Unable to buy more of the forbidden fruit, and sickening for the lack of it, Laura falls into a slow physical deterioration and depression. As winter approaches, she withers away, aging at an unnatural rate and no longer does her household work. One day she remembers the saved seed and plants it, but nothing grows.
Weeks and months pass, and finally Lizzie realizes that Laura is on the verge of death. Lizzie resolves to visit the goblins to buy some of their fruit, hoping thereby to soothe Laura's pain. Carrying a silver penny, Lizzie goes down to the brook and is greeted in a friendly way by the goblins, who invite her to sit and eat with them. But their attitudes turn malicious when they realize Lizzie wants to pay with mere money and that she intends to carry the fruits home with her for another, not eat them herself. Enraged, the goblins turn vicious and pummel and assault Lizzie, trying to force-feed her the fruits. In the process, they drench the brave girl in fruit juice and pulp.
At last, the goblins give up and Lizzie runs home, hoping that Laura will eat and drink the juice from her body. The dying sister does so but the taste of the fruit repulses her rather than satisfies her hunger; she then undergoes a violent transformation of such intensity that her life seems to hang in the balance.
The next morning, though, Laura has returned to her old self, both physically and mentally. As the last stanza attests, both Laura and Lizzie live to tell their children of the evils of the goblins' fruits—and the incredible powers of sisterly love.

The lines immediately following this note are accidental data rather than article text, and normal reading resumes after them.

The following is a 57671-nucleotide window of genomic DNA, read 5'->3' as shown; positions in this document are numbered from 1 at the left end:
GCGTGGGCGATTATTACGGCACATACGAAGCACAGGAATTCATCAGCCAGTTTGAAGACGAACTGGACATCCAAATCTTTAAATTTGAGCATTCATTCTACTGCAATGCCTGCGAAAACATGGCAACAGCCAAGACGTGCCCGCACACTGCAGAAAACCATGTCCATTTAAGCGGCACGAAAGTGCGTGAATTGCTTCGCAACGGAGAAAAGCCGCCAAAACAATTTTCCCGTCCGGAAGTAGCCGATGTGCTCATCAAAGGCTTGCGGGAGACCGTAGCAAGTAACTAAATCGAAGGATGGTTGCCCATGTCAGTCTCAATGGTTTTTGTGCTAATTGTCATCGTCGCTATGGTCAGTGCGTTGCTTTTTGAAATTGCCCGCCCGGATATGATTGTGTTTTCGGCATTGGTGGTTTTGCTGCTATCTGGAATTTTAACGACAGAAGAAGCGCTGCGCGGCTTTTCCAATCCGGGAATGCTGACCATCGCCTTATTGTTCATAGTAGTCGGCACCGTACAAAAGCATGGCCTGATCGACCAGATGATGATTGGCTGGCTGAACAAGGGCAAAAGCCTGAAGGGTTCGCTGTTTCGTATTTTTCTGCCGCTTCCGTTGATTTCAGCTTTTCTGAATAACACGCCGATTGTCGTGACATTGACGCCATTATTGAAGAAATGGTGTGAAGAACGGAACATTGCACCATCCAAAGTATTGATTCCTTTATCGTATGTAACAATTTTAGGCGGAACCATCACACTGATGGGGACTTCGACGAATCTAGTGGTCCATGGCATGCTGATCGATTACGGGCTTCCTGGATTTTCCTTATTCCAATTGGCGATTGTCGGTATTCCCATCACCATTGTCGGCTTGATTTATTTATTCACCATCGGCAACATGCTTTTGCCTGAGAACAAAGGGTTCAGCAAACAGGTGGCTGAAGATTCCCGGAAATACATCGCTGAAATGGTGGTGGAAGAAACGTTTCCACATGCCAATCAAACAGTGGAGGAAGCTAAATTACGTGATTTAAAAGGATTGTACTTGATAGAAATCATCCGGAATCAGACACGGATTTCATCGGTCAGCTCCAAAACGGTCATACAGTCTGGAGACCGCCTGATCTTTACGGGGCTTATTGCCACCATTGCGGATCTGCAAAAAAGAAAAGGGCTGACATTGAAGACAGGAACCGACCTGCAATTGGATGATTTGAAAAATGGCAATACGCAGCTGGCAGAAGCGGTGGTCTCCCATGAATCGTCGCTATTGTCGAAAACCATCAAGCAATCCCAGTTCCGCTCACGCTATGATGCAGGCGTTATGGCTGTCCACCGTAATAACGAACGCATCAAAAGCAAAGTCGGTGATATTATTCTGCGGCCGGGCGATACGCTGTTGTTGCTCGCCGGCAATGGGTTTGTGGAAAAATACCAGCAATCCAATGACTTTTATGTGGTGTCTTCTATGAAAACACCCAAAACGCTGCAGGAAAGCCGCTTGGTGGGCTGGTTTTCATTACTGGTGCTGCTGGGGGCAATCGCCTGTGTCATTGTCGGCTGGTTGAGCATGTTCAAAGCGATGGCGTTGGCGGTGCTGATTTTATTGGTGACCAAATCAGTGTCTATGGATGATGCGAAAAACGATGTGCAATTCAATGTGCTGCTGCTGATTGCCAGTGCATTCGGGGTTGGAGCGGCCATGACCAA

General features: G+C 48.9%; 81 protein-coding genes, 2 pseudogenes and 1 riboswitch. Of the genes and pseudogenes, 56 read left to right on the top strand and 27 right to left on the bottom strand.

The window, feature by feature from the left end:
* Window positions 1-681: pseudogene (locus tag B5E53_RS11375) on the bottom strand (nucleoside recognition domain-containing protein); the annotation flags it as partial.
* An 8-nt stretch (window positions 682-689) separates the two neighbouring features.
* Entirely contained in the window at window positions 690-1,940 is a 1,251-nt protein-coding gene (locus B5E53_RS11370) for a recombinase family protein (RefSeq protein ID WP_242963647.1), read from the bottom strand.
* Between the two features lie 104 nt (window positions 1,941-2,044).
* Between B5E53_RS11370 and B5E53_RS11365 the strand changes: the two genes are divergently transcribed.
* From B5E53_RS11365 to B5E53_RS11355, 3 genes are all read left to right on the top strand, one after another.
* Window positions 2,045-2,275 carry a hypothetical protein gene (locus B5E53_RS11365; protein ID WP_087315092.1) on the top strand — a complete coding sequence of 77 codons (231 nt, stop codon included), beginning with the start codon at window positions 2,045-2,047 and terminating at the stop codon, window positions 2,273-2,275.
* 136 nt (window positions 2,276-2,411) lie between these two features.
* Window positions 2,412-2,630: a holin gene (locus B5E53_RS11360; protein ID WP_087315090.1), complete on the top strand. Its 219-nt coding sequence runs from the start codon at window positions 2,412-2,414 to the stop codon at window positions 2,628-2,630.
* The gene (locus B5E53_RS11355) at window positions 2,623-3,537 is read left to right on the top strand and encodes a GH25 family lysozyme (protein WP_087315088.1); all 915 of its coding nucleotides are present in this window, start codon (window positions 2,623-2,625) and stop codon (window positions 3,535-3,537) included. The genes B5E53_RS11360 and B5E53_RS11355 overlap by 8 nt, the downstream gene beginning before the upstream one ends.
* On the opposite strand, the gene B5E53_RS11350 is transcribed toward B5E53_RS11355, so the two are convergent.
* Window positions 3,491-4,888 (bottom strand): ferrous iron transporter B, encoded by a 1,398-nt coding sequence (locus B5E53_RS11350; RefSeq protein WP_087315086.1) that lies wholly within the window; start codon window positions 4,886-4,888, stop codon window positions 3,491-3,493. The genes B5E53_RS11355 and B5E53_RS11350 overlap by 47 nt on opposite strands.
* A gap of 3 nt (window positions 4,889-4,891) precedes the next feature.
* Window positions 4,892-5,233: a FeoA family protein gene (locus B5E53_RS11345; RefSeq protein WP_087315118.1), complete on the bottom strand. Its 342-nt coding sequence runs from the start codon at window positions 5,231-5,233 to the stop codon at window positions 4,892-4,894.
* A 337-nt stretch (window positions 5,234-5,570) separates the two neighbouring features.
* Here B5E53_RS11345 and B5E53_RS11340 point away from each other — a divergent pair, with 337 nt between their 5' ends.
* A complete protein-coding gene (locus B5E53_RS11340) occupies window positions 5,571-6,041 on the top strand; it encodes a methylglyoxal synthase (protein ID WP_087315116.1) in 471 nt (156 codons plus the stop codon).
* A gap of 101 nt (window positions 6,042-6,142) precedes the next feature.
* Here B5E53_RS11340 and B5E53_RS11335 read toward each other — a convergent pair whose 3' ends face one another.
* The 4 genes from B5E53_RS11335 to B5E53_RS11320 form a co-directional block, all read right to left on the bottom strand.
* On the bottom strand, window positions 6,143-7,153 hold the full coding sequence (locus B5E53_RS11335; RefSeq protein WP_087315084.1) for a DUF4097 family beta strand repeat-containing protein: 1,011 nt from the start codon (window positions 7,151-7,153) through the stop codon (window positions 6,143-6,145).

Since the 1970s, critics have tended to view "Goblin Market" as an expression of Rossetti's feminist (or proto-feminist) and homosexual politics. Some critics suggest the poem is about feminine sexuality and its relation to Victorian social mores. In addition to its clear allusions to Adam and Eveforbidden fruit, and temptation, there is much in the poem that seems overtly sexual,[1] such as when Lizzie, going to buy fruit from the goblins, considers her dead friend Jeanie, "Who should have been a bride; / But who for joys brides hope to have / Fell sick and died", and lines like, "She sucked their fruit globes fair or red"; and "Lizzie uttered not a word;/ Would not open lip from lip/ Lest they should cram a mouthful in;/ But laughed in heart to feel the drip/ Of juice that syruped all her face,/ And lodged in dimples of her chin,/ And streaked her neck which quaked like curd."
The poem's attitude toward this temptation seems ambiguous, since the happy ending offers the possibility of redemption for Laura, while typical Victorian portrayals of the "fallen woman" ended in the fallen woman's death. It is worth noting that although the historical record is lacking, Rossetti apparently began working at Highgate Penitentiary for fallen women shortly after composing "Goblin Market" in the spring of 1859.
According to Antony Harrison of North Carolina State UniversityJerome McGann reads the poem as a criticism of Victorian marriage markets and conveys "the need for an alternative social order". For Sandra Gilbert, the fruit represents Victorian women's exclusion from the world of art.[2] Other scholars – most notably Herbert Tucker – view the poem as a critique on the rise of advertising in pre-capitalist England, with the goblins utilising clever marketing tactics to seduce Laura. J. Hartman, among others, has pointed out the parallels between Laura's experience and the experience of drug addiction. Another interpretation has observed an image of Jesus Christ in Lizzie when she says: "Eat me, drink me, love me."[1] This is imagery used to identify Christ's sacrifice in communion services.